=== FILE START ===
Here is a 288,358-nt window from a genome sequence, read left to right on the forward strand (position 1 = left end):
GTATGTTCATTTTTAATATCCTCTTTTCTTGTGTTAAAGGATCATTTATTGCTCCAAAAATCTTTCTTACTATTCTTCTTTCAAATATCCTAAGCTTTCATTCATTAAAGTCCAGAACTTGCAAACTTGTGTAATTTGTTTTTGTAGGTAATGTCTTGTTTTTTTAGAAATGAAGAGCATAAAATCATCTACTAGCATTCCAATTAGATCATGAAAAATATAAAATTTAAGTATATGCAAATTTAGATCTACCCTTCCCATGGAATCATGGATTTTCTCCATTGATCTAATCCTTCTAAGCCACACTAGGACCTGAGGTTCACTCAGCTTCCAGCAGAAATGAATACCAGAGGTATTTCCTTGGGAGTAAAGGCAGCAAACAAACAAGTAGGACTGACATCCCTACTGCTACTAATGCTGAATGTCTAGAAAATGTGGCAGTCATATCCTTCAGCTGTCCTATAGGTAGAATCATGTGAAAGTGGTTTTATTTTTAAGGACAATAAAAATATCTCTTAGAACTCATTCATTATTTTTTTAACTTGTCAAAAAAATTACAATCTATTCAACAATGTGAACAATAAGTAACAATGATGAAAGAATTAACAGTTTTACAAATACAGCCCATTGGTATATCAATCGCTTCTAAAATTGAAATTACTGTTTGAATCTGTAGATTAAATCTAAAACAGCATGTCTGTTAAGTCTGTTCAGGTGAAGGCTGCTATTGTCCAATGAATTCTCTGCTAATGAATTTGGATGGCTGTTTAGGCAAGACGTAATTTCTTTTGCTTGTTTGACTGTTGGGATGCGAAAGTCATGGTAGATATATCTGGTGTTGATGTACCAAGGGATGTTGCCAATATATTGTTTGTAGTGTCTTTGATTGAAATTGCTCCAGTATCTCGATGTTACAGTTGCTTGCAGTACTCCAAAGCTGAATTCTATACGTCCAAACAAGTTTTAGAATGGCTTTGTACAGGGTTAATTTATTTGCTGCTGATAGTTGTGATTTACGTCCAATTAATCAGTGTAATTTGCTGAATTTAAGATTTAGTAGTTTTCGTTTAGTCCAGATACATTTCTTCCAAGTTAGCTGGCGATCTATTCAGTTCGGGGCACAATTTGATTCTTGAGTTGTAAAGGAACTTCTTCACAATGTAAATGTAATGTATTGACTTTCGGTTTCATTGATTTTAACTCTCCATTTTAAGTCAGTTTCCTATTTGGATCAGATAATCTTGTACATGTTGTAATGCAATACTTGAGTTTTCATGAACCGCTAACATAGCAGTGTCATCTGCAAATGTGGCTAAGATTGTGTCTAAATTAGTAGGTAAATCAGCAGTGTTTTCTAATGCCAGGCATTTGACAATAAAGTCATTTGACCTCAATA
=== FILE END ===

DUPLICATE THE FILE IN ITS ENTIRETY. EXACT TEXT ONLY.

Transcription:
Here is a 288,358-nt window from a genome sequence, read left to right on the forward strand (position 1 = left end):
GTATGTTCATTTTTAATATCCTCTTTTCTTGTGTTAAAGGATCATTTATTGCTCCAAAAATCTTTCTTACTATTCTTCTTTCAAATATCCTAAGCTTTCATTCATTAAAGTCCAGAACTTGCAAACTTGTGTAATTTGTTTTTGTAGGTAATGTCTTGTTTTTTTAGAAATGAAGAGCATAAAATCATCTACTAGCATTCCAATTAGATCATGAAAAATATAAAATTTAAGTATATGCAAATTTAGATCTACCCTTCCCATGGAATCATGGATTTTCTCCATTGATCTAATCCTTCTAAGCCACACTAGGACCTGAGGTTCACTCAGCTTCCAGCAGAAATGAATACCAGAGGTATTTCCTTGGGAGTAAAGGCAGCAAACAAACAAGTAGGACTGACATCCCTACTGCTACTAATGCTGAATGTCTAGAAAATGTGGCAGTCATATCCTTCAGCTGTCCTATAGGTAGAATCATGTGAAAGTGGTTTTATTTTTAAGGACAATAAAAATATCTCTTAGAACTCATTCATTATTTTTTTAACTTGTCAAAAAAATTACAATCTATTCAACAATGTGAACAATAAGTAACAATGATGAAAGAATTAACAGTTTTACAAATACAGCCCATTGGTATATCAATCGCTTCTAAAATTGAAATTACTGTTTGAATCTGTAGATTAAATCTAAAACAGCATGTCTGTTAAGTCTGTTCAGGTGAAGGCTGCTATTGTCCAATGAATTCTCTGCTAATGAATTTGGATGGCTGTTTAGGCAAGACGTAATTTCTTTTGCTTGTTTGACTGTTGGGATGCGAAAGTCATGGTAGATATATCTGGTGTTGATGTACCAAGGGATGTTGCCAATATATTGTTTGTAGTGTCTTTGATTGAAATTGCTCCAGTATCTCGATGTTACAGTTGCTTGCAGTACTCCAAAGCTGAATTCTATACGTCCAAACAAGTTTTAGAATGGCTTTGTACAGGGTTAATTTATTTGCTGCTGATAGTTGTGATTTACGTCCAATTAATCAGTGTAATTTGCTGAATTTAAGATTTAGTAGTTTTCGTTTAGTCCAGATACATTTCTTCCAAGTTAGCTGGCGATCTATTCAGTTCGGGGCACAATTTGATTCTTGAGTTGTAAAGGAACTTCTTCACAATGTAAATGTAATGTATTGACTTTCGGTTTCATTGATTTTAACTCTCCATTTTAAGTCAGTTTCCTATTTGGATCAGATAATCTTGTACATGTTGTAATGCAATACTTGAGTTTTCATGAACCGCTAACATAGCAGTGTCATCTGCAAATGTGGCTAAGATTGTGTCTAAATTAGTAGGTAAATCAGCAGTGTTTTCTAATGCCAGGCATTTGACAATAAAGTCATTTGACCTCAATA